I'm fairly new in reverse engineering, but I do comprehend assembly code. However, I'm facing a problem.

It is about an old Rockstar game, "Bully: The scholarship edition" (released 2007 - aka "Canis Canem Edit"). It however has issues to perform on Windows 10 anniversary edition OS that I have at this moment. That is expected since it's an old software. To resolve that, I tried many online solutions (compat mode, setting CPU affinity, ect), which didn't helped much.

So I decided to look into the code by using OllyDbg. The cause of the crash is pretty constant; an access violation. However, it is purely random. I am able to play a hour without problems, or experiencing a crash within 10 minutes. The program apparently tries to move data from address 0 to a register, which isn't allowed. The exception is always thrown at the same place, where the pointer call occurs.

Here is a screenshot from OllyDbg when debugging the program. (Sorry for small resolution, it's an old game, hence the resolution is set at 1280x960)

enter image description here

The exception is thrown at address 0088729D which has this instruction


The EAX register is apparently empty (you can see that in the image). So I checked when information is moved to that register. It happens at the address (I've selected the line and added comment "moves empty address") 00887281. It contains the following instruction:


As far I know, SS is the stack segment register and ESP extended stack pointer. The ESP register contains address 0019F3A0. With offset 8, the address is now 0019F3A8 (see selection in the right bottom box). It contains 00002000.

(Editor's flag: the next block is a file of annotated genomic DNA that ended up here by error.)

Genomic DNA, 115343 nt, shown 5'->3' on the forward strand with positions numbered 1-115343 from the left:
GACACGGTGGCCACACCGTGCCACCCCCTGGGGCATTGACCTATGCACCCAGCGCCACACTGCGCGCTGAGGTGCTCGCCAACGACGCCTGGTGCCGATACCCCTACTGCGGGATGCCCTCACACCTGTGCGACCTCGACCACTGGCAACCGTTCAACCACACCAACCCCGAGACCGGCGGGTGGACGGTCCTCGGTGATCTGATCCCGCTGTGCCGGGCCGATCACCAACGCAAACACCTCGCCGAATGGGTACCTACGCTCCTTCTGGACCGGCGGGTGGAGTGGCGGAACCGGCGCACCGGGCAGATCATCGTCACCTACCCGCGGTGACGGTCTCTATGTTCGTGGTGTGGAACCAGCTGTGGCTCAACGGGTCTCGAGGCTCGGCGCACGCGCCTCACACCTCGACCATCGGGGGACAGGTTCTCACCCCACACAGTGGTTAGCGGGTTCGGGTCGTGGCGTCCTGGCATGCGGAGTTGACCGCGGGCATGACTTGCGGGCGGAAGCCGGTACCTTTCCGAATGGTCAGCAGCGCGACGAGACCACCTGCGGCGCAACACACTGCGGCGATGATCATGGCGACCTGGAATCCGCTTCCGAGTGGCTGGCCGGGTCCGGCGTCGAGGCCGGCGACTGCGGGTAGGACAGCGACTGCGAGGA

I'm now clueless after this point. I don't understand why the address during the call is zero and not that value. I expect that the EAX register would contain 00002000 after the instruction. However, this is not the case this time. The EAX register contains 00000000.

I believe that I'm interpreting this incorrectly. Can someone point me where my misinterpretation occurs or inform me how to check this problem more correctly?

Thank you.

PS: the reason for this is because I've played bully in my childhood and want to play again. Apparently, there are other users with the same problem, even after attempting the known solutions on the web. Perhaps if I find a solid solution for this, that I would be able to help others too.

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    From what I can tell, [ESP+8] is an argument to the function you are currently in. You should check higher up your callstack and see what's going on there. – mrexodia Nov 24 '16 at 18:02
  • There is a whole lot of context missing. Without knowing the nature of the routine and the program structure, it is really hard to give any advice. But you could try the crowbar approach: Insert a jump before the instruction which crashes, test eax and return (or skip the crashing instructions). Else, you can execute the 'normal' code. You should be able to find some unused bytes for that. Btw: 'call eax' hints a jumptable (switch-statement) – Nordwald Nov 25 '16 at 6:44
  • It hints a virtual method call (vtable), jump tables are pretty much always implemented as jmp dword ptr [regsizeof(void)+tableAddress] – mrexodia Nov 25 '16 at 17:06
  • @mrexodia Can you elaborate that? (Or put a link with info about that). Your comment has confused me. I know what virtual methods are but your conclusion is strange. I didn't interpret these instructions as a possible virtual method. Gotcha try the crowbar method to dig it further. – KarelG Nov 27 '16 at 11:19
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    @KarelG it uses ECX (generally the this pointer) and calls an from there somewhere. In normal code any call eax is usually a function pointer or virtual function call, not a switch table. – mrexodia Nov 27 '16 at 12:30

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